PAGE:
Ferguson Police Tear Gas

Source: Justin Sullivan / Getty


On March 26, three Missouri police agencies agreed to lessen their use of tear gas after lawsuits alleged that the chemical was used excessively during the Ferguson protests back in November. Better now that never.

MUST READ: Serving Justice: Ferguson’s Police Chief, Thomas Jackson Finally Resigns

The three suits were ultimately dismissed by U.S. District Judge Carol Jackson but according to Reuters, will “retain jurisdiction through 2017″ to ensure the agencies comply to the reformed usage of tear gas. One major agreement includes that police give fair and verbal warnings and a sensible amount of time to vacate, for protestors and demonstrators. This should be especially exercised during “non-criminal activity.” The agencies will also pay $2,500 in legal costs.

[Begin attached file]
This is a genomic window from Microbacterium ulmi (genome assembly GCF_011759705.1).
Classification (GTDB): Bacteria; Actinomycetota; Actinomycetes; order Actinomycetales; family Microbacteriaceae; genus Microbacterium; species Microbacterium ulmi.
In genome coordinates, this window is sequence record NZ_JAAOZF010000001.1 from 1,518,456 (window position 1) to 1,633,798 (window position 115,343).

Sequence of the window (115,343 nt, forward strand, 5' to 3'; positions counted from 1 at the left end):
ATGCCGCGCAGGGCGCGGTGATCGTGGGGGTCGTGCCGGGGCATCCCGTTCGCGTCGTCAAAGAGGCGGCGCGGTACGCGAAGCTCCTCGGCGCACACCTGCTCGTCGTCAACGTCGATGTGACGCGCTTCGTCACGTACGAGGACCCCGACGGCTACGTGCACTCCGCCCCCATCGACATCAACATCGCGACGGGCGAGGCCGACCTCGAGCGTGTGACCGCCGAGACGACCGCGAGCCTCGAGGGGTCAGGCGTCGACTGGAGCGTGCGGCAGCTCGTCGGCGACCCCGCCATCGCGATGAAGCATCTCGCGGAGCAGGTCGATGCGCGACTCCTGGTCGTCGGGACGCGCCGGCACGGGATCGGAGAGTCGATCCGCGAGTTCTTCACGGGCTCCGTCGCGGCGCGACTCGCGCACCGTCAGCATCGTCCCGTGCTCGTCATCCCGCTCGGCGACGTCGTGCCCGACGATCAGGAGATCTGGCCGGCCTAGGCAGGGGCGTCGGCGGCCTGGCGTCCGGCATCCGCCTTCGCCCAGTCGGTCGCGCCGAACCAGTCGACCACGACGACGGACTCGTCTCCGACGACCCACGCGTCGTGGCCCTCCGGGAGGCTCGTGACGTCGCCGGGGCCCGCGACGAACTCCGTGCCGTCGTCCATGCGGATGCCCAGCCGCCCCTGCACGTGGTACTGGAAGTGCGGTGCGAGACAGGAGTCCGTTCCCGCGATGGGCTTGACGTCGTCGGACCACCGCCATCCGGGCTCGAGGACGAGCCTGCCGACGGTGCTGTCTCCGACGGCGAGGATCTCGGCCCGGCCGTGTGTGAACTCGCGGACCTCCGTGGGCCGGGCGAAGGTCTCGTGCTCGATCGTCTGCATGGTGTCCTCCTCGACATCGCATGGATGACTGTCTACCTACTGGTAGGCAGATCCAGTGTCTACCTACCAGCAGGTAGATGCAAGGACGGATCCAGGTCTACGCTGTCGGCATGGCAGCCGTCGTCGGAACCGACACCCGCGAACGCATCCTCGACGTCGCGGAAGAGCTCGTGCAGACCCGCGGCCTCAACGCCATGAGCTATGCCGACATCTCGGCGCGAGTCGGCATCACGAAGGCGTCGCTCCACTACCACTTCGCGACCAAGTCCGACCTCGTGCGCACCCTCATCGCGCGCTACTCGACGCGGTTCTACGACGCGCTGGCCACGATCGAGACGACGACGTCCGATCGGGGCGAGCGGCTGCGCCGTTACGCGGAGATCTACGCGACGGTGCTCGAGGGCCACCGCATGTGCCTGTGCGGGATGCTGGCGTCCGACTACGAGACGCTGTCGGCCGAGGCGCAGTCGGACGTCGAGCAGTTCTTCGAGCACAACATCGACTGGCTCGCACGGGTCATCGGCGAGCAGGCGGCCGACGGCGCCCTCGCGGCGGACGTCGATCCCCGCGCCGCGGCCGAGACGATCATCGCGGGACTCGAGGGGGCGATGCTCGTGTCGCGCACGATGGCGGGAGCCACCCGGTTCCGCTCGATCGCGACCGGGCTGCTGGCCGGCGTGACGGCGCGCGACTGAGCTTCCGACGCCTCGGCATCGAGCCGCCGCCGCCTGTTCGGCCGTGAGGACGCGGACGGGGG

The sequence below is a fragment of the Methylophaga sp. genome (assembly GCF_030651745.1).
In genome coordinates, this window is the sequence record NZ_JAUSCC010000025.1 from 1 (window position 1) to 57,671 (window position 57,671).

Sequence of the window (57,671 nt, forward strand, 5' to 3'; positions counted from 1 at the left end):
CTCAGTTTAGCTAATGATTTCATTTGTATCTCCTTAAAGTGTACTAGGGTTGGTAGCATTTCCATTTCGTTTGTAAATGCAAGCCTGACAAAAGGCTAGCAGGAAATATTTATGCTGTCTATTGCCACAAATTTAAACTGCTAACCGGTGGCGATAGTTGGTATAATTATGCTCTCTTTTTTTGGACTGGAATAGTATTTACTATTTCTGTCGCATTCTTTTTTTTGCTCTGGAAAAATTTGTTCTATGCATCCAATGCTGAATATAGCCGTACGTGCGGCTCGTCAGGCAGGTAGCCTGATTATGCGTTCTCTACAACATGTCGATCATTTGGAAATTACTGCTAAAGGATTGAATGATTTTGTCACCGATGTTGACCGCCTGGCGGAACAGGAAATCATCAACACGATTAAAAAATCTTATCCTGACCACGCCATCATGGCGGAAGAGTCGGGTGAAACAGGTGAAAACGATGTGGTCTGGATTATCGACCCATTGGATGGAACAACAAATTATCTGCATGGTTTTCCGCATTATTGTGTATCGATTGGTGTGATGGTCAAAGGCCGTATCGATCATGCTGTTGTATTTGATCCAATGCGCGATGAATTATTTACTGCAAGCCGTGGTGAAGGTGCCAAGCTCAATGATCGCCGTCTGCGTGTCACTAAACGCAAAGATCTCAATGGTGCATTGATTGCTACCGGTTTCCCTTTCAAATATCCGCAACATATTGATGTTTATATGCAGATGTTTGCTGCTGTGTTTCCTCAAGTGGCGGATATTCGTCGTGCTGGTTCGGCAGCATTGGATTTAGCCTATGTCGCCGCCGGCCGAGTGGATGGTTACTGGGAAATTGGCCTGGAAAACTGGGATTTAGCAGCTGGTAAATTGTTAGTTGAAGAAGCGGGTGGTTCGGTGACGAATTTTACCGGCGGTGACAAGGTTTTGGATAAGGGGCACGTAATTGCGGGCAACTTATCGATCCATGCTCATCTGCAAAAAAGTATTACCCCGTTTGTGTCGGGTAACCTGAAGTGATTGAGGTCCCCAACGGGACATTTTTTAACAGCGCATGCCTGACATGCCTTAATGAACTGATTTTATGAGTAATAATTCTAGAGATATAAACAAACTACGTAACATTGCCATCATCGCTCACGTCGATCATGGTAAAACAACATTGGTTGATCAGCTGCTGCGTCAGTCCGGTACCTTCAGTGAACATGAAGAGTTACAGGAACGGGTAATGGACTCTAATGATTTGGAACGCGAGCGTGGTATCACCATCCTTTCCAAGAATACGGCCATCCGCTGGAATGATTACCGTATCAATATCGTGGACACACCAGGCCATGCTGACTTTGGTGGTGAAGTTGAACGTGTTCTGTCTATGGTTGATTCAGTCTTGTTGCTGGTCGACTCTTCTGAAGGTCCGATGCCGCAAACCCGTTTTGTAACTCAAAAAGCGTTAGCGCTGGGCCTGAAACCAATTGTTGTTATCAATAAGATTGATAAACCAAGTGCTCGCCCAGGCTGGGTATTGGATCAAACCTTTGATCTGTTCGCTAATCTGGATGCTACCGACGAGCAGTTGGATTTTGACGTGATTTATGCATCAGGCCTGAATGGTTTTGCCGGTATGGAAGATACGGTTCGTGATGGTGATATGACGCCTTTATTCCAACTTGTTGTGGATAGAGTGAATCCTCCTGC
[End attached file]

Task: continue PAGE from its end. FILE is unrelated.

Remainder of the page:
The Ferguson protests were both peaceful and sometimes turned violent, in response to the shooting of Michael Brown and non-indictment of Darren Wilson. The presence of tear gas was notorious in news coverage, with images of individuals laying in the street crying or being held by other activists gasping for air and being relieved by milk and water (which helps to soften the stings of the gas).

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